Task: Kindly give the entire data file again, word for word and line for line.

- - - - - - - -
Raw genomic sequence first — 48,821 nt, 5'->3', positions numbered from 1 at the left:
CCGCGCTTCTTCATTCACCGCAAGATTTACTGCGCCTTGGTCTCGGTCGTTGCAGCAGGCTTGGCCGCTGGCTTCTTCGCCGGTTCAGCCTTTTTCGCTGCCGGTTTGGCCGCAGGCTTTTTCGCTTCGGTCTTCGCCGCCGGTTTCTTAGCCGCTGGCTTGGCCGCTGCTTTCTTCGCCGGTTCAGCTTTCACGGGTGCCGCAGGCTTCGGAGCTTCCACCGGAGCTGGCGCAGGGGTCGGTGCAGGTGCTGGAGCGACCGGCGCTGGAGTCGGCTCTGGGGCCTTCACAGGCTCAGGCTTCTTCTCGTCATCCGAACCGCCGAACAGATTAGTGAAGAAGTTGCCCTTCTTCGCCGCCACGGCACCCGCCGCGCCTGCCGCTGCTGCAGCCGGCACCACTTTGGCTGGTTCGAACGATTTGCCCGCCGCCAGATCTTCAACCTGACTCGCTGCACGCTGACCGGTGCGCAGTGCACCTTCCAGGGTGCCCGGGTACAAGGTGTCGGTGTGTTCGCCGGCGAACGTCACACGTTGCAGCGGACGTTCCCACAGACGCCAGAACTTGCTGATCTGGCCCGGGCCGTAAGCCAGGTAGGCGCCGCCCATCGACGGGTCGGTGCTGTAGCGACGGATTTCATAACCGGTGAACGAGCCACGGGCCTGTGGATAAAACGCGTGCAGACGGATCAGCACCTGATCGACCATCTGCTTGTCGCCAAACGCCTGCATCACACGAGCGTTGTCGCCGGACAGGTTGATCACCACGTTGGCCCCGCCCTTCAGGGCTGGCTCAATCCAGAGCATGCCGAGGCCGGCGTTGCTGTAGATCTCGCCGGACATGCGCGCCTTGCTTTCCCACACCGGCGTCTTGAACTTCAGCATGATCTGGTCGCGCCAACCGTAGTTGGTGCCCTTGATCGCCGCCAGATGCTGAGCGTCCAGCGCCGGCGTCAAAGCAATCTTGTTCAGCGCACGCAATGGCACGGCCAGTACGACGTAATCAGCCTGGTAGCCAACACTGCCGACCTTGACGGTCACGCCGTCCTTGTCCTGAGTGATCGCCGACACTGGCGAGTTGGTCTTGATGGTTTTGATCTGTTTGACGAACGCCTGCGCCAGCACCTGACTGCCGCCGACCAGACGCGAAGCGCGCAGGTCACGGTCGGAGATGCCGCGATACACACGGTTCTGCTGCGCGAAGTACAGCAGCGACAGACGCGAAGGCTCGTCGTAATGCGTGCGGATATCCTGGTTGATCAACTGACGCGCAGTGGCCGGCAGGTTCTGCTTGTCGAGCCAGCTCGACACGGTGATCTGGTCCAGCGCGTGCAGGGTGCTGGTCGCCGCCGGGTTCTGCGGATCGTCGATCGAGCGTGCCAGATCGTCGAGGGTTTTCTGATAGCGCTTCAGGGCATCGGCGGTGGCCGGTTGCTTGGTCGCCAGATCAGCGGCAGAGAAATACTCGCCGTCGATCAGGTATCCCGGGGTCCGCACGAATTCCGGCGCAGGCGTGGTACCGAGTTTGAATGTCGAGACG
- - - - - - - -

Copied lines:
Raw genomic sequence first — 48,821 nt, 5'->3', positions numbered from 1 at the left:
CCGCGCTTCTTCATTCACCGCAAGATTTACTGCGCCTTGGTCTCGGTCGTTGCAGCAGGCTTGGCCGCTGGCTTCTTCGCCGGTTCAGCCTTTTTCGCTGCCGGTTTGGCCGCAGGCTTTTTCGCTTCGGTCTTCGCCGCCGGTTTCTTAGCCGCTGGCTTGGCCGCTGCTTTCTTCGCCGGTTCAGCTTTCACGGGTGCCGCAGGCTTCGGAGCTTCCACCGGAGCTGGCGCAGGGGTCGGTGCAGGTGCTGGAGCGACCGGCGCTGGAGTCGGCTCTGGGGCCTTCACAGGCTCAGGCTTCTTCTCGTCATCCGAACCGCCGAACAGATTAGTGAAGAAGTTGCCCTTCTTCGCCGCCACGGCACCCGCCGCGCCTGCCGCTGCTGCAGCCGGCACCACTTTGGCTGGTTCGAACGATTTGCCCGCCGCCAGATCTTCAACCTGACTCGCTGCACGCTGACCGGTGCGCAGTGCACCTTCCAGGGTGCCCGGGTACAAGGTGTCGGTGTGTTCGCCGGCGAACGTCACACGTTGCAGCGGACGTTCCCACAGACGCCAGAACTTGCTGATCTGGCCCGGGCCGTAAGCCAGGTAGGCGCCGCCCATCGACGGGTCGGTGCTGTAGCGACGGATTTCATAACCGGTGAACGAGCCACGGGCCTGTGGATAAAACGCGTGCAGACGGATCAGCACCTGATCGACCATCTGCTTGTCGCCAAACGCCTGCATCACACGAGCGTTGTCGCCGGACAGGTTGATCACCACGTTGGCCCCGCCCTTCAGGGCTGGCTCAATCCAGAGCATGCCGAGGCCGGCGTTGCTGTAGATCTCGCCGGACATGCGCGCCTTGCTTTCCCACACCGGCGTCTTGAACTTCAGCATGATCTGGTCGCGCCAACCGTAGTTGGTGCCCTTGATCGCCGCCAGATGCTGAGCGTCCAGCGCCGGCGTCAAAGCAATCTTGTTCAGCGCACGCAATGGCACGGCCAGTACGACGTAATCAGCCTGGTAGCCAACACTGCCGACCTTGACGGTCACGCCGTCCTTGTCCTGAGTGATCGCCGACACTGGCGAGTTGGTCTTGATGGTTTTGATCTGTTTGACGAACGCCTGCGCCAGCACCTGACTGCCGCCGACCAGACGCGAAGCGCGCAGGTCACGGTCGGAGATGCCGCGATACACACGGTTCTGCTGCGCGAAGTACAGCAGCGACAGACGCGAAGGCTCGTCGTAATGCGTGCGGATATCCTGGTTGATCAACTGACGCGCAGTGGCCGGCAGGTTCTGCTTGTCGAGCCAGCTCGACACGGTGATCTGGTCCAGCGCGTGCAGGGTGCTGGTCGCCGCCGGGTTCTGCGGATCGTCGATCGAGCGTGCCAGATCGTCGAGGGTTTTCTGATAGCGCTTCAGGGCATCGGCGGTGGCCGGTTGCTTGGTCGCCAGATCAGCGGCAGAGAAATACTCGCCGTCGATCAGGTATCCCGGGGTCCGCACGAATTCCGGCGCAGGCGTGGTACCGAGTTTGAATGTCGAGACG